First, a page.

February 15, 2015
A Mexican NGO called the Consejo Ciudadano para la Seguridad Pública y Justicia Penal A.C. (Citizen Council for Public Security and Penal Justice), whose president is Jose Antonio Ortega Sanchez, released a list of the world’s 50 cities with the highest homicide rates in 2014.
The group’s statistics are based on homicide rates calculated from 100,000 inhabitants. Of the 50 cities, 47 were in the Western Hemisphere.
The country with the most cities on the “Top Fifty” list was Brazil, with 19. That’s 3 more than in 2013. Mexico was in second place with ten, followed by Colombia with five, Venezuela and the United States with 4 cities each, 3 cities in South Africa, 2 in Honduras, and 1 each in Guatemala, El Salvador and Jamaica.
San Pedro Sula, Honduras was the world’s murder capital for the fourth straight year. It had a homicide rate of 171 per 100,000 inhabitants.
Venezuela was in second place with a homicide rate of 115 per 100,000.
The third-most murderous city, and Mexico’s “highest” ranking, was Acapulco, on the Pacific Coast, with 104 homicides per 100,000 inhabitants.
At #4 was Joao Pessoa, Brazil with 79 homicides per 100,000 inhabitants.
The Tegucigalpa Central District in Honduras was #5 with 77 homicides per 100,000.
Here is a list of Mexico’s ten cities on the Top 50 list:
1. The Mexican city with the highest homicide rate 2014 was #3 Acapulco, (on the Pacific Coast), with 104 homicides per 100,000 inhabitants. Acapulco was #3 last year though its absolute homicide rate declined from 113 in 2013.
2. The second-most murderous city in Mexico was Culiacan, capital of the western state of Sinaloa. Culiacan was #24 on the world list, with 42 homicides per 100,000.
3. The third-most dangerous city( #47 worldwide) was Ciudad Juarez (across the border from El Paso, Texas). Ciudad Juarez had 40 homicides per 100,000. Both its homicide rate and ranking increased from last year.
4. Ciudad Obregon, in the northern state of Sonora, was #31 in the world and #4 in Mexico, with a homicide rate of 37.7 per 100,000. It’s new on the Top 50 list this year.
5. In 34th place on the list, and #5 in Mexico, was Nuevo Laredo, across the border from Laredo, Texas. Nuevo Laredo had 35 homicides per 100,000 inhabitants.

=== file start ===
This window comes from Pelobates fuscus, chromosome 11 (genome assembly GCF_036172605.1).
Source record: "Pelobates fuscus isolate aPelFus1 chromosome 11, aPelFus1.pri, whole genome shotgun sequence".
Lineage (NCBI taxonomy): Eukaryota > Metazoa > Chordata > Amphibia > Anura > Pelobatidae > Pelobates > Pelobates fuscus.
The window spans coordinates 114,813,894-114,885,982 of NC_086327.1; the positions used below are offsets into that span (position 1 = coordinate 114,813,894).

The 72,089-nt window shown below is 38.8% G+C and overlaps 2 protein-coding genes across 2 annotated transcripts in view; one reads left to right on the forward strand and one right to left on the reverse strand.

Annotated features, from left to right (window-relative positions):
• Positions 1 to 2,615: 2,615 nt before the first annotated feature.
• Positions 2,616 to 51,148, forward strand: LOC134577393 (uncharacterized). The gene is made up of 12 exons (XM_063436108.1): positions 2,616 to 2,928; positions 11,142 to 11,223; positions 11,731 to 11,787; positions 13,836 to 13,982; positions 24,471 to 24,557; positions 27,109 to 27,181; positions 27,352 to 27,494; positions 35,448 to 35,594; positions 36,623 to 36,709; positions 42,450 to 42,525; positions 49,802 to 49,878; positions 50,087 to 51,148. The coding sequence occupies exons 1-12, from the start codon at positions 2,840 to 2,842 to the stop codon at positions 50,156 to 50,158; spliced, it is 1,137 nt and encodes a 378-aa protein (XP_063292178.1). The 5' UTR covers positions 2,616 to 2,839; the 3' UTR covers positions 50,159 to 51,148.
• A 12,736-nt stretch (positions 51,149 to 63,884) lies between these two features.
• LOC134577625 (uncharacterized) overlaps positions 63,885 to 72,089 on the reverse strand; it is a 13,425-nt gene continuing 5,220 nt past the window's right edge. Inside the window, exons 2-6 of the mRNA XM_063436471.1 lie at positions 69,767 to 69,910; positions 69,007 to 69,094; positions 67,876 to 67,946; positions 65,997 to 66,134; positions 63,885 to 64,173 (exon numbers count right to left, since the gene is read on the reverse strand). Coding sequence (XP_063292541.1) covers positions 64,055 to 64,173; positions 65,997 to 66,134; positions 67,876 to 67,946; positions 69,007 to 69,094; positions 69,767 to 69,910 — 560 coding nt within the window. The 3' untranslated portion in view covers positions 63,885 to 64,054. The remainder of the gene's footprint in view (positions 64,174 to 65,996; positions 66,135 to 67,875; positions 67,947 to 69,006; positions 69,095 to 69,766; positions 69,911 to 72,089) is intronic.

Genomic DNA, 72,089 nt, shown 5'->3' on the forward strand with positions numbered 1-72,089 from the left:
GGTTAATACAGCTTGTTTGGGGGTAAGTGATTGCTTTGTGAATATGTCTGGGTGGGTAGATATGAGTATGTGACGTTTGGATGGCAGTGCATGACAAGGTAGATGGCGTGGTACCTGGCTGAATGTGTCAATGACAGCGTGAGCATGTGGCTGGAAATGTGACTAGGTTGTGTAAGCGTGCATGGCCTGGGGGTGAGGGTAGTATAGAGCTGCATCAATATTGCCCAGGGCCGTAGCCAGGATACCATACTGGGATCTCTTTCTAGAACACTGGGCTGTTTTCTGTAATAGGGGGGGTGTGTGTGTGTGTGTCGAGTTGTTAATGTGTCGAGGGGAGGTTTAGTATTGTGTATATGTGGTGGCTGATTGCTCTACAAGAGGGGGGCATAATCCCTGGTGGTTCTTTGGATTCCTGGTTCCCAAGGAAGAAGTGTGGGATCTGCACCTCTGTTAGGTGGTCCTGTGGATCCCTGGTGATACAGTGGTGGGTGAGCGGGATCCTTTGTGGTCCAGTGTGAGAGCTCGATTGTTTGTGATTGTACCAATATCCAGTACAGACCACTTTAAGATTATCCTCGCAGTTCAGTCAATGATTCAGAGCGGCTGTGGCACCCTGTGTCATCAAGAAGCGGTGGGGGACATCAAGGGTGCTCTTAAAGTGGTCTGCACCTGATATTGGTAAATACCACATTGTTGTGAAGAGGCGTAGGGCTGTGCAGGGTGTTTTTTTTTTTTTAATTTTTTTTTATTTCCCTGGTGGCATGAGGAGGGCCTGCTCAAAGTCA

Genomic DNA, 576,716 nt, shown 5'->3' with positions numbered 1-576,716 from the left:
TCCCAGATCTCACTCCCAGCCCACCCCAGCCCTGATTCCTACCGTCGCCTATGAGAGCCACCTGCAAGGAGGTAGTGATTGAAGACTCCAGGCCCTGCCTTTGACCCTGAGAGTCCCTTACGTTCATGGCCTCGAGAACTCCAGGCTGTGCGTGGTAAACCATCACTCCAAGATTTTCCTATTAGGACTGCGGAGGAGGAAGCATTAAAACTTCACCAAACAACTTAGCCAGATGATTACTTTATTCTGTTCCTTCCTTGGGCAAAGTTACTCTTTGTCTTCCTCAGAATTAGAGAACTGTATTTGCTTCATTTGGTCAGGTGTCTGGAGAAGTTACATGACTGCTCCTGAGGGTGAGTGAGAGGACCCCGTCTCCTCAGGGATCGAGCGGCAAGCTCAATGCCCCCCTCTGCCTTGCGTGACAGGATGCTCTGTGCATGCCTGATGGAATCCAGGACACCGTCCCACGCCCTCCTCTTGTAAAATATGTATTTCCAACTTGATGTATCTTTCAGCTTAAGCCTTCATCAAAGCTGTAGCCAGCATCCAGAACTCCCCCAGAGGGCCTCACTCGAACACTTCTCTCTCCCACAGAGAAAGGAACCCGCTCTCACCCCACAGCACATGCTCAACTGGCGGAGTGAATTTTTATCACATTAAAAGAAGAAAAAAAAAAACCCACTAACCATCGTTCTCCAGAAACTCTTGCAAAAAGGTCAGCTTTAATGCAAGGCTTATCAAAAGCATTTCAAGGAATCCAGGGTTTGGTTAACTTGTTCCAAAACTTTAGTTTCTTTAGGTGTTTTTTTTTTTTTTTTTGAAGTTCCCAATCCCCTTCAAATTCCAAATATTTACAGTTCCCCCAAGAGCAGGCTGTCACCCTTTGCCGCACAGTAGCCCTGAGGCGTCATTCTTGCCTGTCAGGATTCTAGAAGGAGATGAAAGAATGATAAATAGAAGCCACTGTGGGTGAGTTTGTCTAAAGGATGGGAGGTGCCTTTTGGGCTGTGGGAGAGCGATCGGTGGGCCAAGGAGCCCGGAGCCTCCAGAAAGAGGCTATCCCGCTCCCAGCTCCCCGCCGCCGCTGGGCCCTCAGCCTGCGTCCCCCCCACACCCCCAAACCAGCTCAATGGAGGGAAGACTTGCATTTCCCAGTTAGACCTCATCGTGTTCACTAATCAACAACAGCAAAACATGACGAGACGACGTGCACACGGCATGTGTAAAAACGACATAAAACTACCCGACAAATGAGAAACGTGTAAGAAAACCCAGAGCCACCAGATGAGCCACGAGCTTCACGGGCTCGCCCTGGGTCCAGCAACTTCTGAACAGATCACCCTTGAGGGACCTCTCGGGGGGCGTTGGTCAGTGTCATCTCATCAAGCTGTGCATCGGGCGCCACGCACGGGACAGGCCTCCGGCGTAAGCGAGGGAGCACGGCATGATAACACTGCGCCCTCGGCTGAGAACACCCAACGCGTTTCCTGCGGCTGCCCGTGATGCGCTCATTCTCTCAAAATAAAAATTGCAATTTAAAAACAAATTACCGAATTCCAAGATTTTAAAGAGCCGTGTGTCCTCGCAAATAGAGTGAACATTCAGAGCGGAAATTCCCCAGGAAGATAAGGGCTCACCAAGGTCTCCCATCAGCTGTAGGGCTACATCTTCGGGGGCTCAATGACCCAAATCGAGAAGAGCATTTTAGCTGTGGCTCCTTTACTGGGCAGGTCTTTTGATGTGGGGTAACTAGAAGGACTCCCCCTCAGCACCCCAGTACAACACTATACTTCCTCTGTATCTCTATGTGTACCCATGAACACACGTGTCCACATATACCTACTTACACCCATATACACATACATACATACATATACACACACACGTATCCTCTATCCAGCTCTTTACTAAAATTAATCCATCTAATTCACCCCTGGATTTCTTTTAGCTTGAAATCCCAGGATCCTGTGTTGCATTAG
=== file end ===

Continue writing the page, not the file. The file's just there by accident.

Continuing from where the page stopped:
6. In 41st place on the world list, and #6 in Mexico, was Ciudad Victoria, capital of the northeastern state of Tamaulipas. This city’s homicide rate was 33.91 homicides out of 100,000.
7. In 43rd place on the list, and #7 in Mexico, was Chihuahua City in the north, with 33.3 homicides per 100,000.
8. Tijuana, across the border from San Diego, California, was 45th and #8 in Mexico, with 30 homicides per 100,000.
9. Torreon, in the Laguna region of northern Mexico, was #48 in the world and #9 in Mexico. Torreon had a homicide rate of 28 per 100,000.
10. Cuernavaca, called the “City of Eternal Spring” by Alexander von Humboldt, had a homicide rate of 34.91 per 100,000 and is #10 in Mexico and #50 in the world.
Of these ten cities, the following declined in both their rank and their absolute homicide rates:
Culiacan, Nuevo Laredo, Ciudad Victoria, Chihuahua City, Torreon and Cuernavaca.
Torreon’s decrease was dramatic, from #18 in 2013 to #48 in 2014, from 54.25 homicides per 100,000 in 2013 to 28 per 100,000 in 2014.
In Ciudad Juarez, both the murder rate and list rank increased.
In Tijuana, the homicide rate went up but the ranking went down, because of other cities.
As for the United States of America, it had four cities on the list: They were:
1. St. Louis, Missouri, #19 worldwide, with a homicide rate of 50 per 100,000.
2. Detroit, Michigan, #22 worldwide, had a homicide rate of 45 per 100,000.
3. New Orleans, Louisiana, #28, had a homicide rate of 39.5 per 100,000.
4. Baltimore, Maryland, with a homicide rate of 33.92, was ranked #40 worldwide.
Consider that St. Louis and Detroit each has a higher homicide rate than any city in Mexico with the exception of Acapulco. New Orleans has a higher rate than any but 3 Mexican cities, and Baltimore has a higher homicide rate than any but five Mexican cities.
To visit the website of the Consejo Ciudadano para la Seguridad Pública y Justicia Penal A.C., click here.
� 2015 Allan Wall - All Rights Reserved
Allan Wall recently returned to the U.S. after residing many years in Mexico.